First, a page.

Kristy Townsend, PhD, explores neural plasticity and metabolic health

The physiological workings of the nervous system beguiled Kristy Townsend, PhD, long before her college years.

“As a younger student, the brain and nervous system seemed the most mysterious to me, and I learned early on that we still had much to learn about these systems and the treatment of many neurological diseases,” says Dr. Townsend. “From middle school onward I remember wanting to study the brain and learn more about how the nervous system functions, it seemed that this would be both challenging and interesting.”

After earning her PhD in neuroscience from Boston University, Dr. Townsend participated in a postdoctoral fellowship at King’s College London to pursue her interest in leptin resistance and adipose tissue-resident immune cells.

“During my PhD at Boston University, I investigated how little brown bats were able to beneficially change fat mass prior to migration and hibernation without causing metabolic illness such as diabetes. It turned out that this species’ brains were different from mouse models, as weight gain in mice invariably led to diabetes and other metabolic complications. So we asked, ”Why does one mammal gain weight and stay healthy, while others don’t? What can we learn about their physiological differences that might have relevance for human health?’”

Then, her research with the Joslin Diabetes Center at Harvard Medical School sought to define the role of bone morphogenetic protein growth factors in appetite and adipose tissue function. This research catalyzed her interest in the relationship between neural innervation of adipose tissue.

In late 2014, Dr. Townsend joined the faculty at the University of Maine, where she devoted half of her time to research and established the Townsend Lab for Neurobiology and Energy Balance. In 2020, her team relocated to The Ohio State University College of Medicine’s Department of Neurological Surgery, where she is now a tenured associate professor.

“My lab was thrilled to join the College of Medicine and to be part of this thriving research environment that spans basic to translational to clinical research, supports and rewards innovative and creative research ideas, and allows us to engage in a collaborative and multidisciplinary environment. We strongly believe that these factors work together to allow us to be successful scientists, and also act as educators of the next generation of scientists and clinicians,” says Dr. Townsend.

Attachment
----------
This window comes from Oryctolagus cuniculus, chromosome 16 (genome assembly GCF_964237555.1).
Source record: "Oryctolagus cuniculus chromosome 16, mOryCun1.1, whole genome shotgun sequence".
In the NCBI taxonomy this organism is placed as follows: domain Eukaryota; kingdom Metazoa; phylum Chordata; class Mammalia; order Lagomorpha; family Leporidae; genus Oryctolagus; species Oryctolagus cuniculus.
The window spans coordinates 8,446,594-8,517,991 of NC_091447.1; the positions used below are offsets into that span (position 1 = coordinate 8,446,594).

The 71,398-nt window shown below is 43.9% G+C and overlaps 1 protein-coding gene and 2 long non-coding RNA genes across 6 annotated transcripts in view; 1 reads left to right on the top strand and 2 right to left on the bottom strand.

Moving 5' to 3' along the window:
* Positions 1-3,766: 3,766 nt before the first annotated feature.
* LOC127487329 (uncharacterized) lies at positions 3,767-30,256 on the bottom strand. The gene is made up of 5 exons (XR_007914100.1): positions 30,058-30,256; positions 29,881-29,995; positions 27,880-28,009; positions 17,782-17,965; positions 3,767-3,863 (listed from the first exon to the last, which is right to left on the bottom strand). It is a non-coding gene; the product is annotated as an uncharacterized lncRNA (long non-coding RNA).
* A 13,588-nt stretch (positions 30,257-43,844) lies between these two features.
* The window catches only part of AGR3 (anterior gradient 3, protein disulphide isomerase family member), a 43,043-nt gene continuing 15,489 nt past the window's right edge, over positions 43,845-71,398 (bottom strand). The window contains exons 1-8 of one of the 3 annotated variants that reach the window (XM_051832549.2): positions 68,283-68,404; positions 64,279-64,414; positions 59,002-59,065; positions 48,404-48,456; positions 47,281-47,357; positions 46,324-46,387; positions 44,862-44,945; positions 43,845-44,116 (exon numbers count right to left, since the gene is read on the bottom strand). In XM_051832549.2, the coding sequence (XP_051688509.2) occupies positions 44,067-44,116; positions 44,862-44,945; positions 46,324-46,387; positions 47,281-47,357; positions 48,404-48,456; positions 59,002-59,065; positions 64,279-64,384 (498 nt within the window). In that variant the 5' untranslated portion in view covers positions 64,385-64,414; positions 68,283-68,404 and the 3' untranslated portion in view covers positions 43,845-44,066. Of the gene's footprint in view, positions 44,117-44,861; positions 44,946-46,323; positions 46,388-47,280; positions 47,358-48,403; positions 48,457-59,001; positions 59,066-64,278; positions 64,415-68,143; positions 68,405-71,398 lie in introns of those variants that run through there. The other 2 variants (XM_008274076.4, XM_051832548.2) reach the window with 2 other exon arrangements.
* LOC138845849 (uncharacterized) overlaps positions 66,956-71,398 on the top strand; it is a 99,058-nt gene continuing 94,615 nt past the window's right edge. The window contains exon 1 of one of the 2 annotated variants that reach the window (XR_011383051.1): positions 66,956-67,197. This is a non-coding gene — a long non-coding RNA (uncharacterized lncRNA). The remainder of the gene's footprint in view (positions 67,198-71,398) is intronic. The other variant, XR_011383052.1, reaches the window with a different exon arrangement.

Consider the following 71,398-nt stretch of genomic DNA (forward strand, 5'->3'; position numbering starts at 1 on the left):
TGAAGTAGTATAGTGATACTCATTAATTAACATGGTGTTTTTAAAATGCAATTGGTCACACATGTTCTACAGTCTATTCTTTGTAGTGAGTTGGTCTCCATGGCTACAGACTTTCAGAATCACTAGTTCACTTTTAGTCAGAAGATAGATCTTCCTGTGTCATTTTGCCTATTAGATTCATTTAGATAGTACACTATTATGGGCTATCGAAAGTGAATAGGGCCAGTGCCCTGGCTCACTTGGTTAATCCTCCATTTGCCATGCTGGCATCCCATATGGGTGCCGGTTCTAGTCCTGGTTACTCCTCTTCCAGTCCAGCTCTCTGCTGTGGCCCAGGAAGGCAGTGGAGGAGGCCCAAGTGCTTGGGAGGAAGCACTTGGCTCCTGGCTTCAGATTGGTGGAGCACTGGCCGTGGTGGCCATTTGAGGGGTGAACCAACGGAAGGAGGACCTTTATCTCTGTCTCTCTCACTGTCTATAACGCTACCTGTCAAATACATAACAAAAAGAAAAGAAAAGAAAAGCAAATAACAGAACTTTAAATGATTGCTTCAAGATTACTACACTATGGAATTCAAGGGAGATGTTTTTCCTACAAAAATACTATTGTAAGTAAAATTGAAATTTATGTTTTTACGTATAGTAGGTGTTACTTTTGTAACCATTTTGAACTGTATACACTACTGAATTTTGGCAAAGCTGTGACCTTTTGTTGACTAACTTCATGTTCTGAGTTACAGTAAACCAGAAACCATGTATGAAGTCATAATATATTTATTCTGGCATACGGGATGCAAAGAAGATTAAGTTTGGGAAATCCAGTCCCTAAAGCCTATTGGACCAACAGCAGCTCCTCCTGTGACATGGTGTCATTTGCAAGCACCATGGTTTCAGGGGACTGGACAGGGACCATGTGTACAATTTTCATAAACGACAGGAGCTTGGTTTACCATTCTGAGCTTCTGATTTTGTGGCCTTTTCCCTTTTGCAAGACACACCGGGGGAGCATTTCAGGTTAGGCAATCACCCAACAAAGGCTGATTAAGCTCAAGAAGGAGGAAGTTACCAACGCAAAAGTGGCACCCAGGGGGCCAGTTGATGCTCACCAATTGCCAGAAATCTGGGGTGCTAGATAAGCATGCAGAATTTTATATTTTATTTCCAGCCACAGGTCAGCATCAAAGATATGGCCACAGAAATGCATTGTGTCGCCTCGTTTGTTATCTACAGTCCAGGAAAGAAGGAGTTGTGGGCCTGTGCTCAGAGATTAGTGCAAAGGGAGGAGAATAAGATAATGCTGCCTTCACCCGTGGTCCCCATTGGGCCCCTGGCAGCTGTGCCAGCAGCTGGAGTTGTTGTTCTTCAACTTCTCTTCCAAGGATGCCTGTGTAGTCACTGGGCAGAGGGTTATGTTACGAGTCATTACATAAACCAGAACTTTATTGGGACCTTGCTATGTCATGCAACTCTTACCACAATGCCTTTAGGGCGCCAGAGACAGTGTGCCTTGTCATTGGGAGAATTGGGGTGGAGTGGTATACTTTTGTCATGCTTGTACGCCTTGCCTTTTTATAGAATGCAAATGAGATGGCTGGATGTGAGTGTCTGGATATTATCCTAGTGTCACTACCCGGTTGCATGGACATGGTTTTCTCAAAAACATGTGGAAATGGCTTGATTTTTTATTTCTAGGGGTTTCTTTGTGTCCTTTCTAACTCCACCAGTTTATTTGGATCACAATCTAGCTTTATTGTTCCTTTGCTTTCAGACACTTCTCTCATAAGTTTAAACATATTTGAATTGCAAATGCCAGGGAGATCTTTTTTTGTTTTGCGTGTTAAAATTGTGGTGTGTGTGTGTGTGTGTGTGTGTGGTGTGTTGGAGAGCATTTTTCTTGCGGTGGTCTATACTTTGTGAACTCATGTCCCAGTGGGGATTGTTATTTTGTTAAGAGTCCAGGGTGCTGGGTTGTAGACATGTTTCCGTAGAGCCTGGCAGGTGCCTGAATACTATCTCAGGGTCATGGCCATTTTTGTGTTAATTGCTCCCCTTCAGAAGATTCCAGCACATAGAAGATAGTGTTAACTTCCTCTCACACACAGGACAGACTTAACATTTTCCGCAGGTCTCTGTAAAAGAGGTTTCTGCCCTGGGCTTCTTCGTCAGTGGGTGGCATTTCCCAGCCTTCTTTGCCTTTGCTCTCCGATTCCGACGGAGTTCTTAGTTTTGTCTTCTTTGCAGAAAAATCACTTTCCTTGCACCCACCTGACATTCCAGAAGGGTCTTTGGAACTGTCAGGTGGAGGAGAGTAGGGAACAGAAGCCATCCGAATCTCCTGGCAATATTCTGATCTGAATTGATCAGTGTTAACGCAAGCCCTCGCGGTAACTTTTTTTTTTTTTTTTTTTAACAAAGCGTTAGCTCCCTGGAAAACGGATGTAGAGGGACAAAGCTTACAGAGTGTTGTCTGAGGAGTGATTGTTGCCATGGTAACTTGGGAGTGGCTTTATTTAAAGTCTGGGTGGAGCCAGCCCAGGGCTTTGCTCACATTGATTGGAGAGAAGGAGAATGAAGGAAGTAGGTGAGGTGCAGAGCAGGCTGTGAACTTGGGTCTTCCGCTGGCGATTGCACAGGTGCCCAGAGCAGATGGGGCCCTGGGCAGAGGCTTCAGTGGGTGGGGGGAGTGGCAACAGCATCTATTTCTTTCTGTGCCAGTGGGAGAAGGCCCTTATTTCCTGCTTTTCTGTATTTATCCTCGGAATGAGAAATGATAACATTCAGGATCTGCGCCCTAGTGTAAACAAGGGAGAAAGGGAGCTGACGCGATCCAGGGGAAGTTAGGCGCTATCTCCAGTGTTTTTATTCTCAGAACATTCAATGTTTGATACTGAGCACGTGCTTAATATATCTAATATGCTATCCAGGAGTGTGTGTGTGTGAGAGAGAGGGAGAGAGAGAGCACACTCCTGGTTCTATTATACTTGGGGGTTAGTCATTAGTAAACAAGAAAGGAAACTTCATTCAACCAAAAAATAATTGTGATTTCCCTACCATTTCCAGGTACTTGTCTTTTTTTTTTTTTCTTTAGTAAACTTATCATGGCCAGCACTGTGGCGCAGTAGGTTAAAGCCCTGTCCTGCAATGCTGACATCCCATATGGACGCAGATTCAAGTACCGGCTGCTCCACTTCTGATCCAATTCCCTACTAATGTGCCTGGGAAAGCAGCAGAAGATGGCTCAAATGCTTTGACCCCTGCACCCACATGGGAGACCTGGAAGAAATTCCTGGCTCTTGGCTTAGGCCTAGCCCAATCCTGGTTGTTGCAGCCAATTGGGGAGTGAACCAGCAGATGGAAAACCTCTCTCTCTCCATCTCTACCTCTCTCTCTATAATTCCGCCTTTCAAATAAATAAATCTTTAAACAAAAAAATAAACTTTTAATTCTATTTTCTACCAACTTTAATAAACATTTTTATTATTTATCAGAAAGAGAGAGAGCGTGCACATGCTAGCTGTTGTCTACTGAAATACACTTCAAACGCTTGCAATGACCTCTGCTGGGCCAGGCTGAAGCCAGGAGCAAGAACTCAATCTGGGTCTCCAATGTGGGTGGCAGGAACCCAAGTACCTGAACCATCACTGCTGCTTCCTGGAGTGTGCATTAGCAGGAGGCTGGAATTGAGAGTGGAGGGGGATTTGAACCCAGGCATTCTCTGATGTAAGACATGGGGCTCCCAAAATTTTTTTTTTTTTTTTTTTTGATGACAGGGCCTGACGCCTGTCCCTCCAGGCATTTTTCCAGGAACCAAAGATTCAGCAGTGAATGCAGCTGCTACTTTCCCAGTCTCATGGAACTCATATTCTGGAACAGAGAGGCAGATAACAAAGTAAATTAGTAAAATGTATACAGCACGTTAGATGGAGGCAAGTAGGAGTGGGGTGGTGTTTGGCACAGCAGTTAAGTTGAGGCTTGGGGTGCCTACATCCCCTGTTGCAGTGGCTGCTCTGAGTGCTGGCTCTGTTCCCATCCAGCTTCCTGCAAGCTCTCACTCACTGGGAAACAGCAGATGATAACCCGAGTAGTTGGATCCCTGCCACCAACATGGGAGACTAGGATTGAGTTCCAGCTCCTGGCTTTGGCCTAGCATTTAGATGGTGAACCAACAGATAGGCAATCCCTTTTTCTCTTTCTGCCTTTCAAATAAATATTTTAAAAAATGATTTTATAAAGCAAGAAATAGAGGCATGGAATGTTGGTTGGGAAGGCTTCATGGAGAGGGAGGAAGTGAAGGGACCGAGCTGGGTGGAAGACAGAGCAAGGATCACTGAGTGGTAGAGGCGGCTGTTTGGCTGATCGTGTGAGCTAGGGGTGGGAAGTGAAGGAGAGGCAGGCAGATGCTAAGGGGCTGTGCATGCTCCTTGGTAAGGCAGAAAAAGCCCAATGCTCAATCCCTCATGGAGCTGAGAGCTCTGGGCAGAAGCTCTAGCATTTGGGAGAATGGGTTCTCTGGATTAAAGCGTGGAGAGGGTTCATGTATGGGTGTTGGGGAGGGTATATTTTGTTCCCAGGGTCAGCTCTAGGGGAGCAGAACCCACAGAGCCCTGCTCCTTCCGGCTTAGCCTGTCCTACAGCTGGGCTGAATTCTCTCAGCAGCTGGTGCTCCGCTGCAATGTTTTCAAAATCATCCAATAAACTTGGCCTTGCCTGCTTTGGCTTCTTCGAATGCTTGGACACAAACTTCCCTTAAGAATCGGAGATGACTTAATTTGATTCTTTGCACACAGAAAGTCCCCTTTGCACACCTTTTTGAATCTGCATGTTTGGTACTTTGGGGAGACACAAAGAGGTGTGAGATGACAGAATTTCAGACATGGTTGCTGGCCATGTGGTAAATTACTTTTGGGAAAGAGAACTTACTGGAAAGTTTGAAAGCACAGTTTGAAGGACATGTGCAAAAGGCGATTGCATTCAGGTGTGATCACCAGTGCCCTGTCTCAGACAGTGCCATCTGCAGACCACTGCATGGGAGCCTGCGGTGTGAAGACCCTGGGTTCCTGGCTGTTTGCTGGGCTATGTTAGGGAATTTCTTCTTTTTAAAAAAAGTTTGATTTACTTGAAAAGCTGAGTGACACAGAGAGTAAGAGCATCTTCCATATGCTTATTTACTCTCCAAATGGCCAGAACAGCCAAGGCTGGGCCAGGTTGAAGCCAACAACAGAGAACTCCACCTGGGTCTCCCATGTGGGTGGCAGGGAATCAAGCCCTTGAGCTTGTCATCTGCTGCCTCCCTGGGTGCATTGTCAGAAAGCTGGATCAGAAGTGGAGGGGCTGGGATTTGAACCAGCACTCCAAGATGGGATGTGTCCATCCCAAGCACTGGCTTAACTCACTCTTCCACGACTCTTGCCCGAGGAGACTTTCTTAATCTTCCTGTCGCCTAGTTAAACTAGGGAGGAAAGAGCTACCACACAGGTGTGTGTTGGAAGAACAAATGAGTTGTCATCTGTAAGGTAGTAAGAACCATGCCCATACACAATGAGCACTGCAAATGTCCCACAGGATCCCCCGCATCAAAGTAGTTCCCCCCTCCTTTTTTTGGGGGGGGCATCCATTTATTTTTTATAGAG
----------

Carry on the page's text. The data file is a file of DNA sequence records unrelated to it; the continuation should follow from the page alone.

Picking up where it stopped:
The Townsend Lab

The Townsend Lab centers its work around energy balance regulation and the role of brain and peripheral nerve plasticity, adult stem cells in the brain and brain-adipose neural communication via adipose-resident nerves. In addition, their work is geared toward certain physiological mechanisms: energy expenditure, energy intake, neural connections and dietary lipids. Their previous studies have covered a range of topics spanning from hypothalamic control of appetite to energy spending activation via adipose-resident nerves.

Dr. Townsend and her team’s work can be applied to public health issues such as obesity, diabetes, metabolic syndrome, aging and neurodegenerative diseases.

“The overarching goal of our research is to develop a deeper mechanistic understanding of how the body maintains energy balance, in order to prevent and treat metabolic diseases such as obesity and diabetes, which also disproportionately affect people in aging.”

Tackling the obesity epidemic

With almost half of our population expected to have obesity by the year 2030, a slew of health problems follow in its wake, namely cardiovascular disease, cancer and diabetes.

Dr. Townsend and her team address this pervasive issue by homing in on the nervous system and its relationship with metabolism. Defining obesity and diabetes as a result of energy imbalance in the body, the team explores the nuanced relationship between the nervous system, adipose tissue and other key physiological players. Currently, the Townsend Lab is seeking to answer six questions:

  • Does nerve control of fat-resident blood vessels impact cardiovascular function?
  • Are there distinct functions between different types of nerve fibers in adipose tissues, and do fat-resident neural support cells help keep nerves healthy for neural communication between adipose and brain?
  • Do fat-resident sensory nerves inform the brain of lipid availability, as well as how many calories to burn? In addition, how is this affected by diet?
  • Can we utilize our knowledge of adult stem cells and neural plasticity to remodel the brain to regulate energy balance, as well as mitigate diabetes and obesity?
  • Can interventions such as cold exposure, exercise and novel therapies mitigate adipose and peripheral neuropathy and restore healthy adipose function?
  • Are subdermal nerve recordings a more sensitive, early detection of small fiber neuropathy?

“We hope to unravel the causes and consequences of metabolic diseases like obesity and diabetes and to move these findings toward translational and clinical studies to determine if interventions that impact the nervous system can mitigate the progression of these metabolic diseases and related conditions like peripheral neuropathy,” says Dr. Townsend.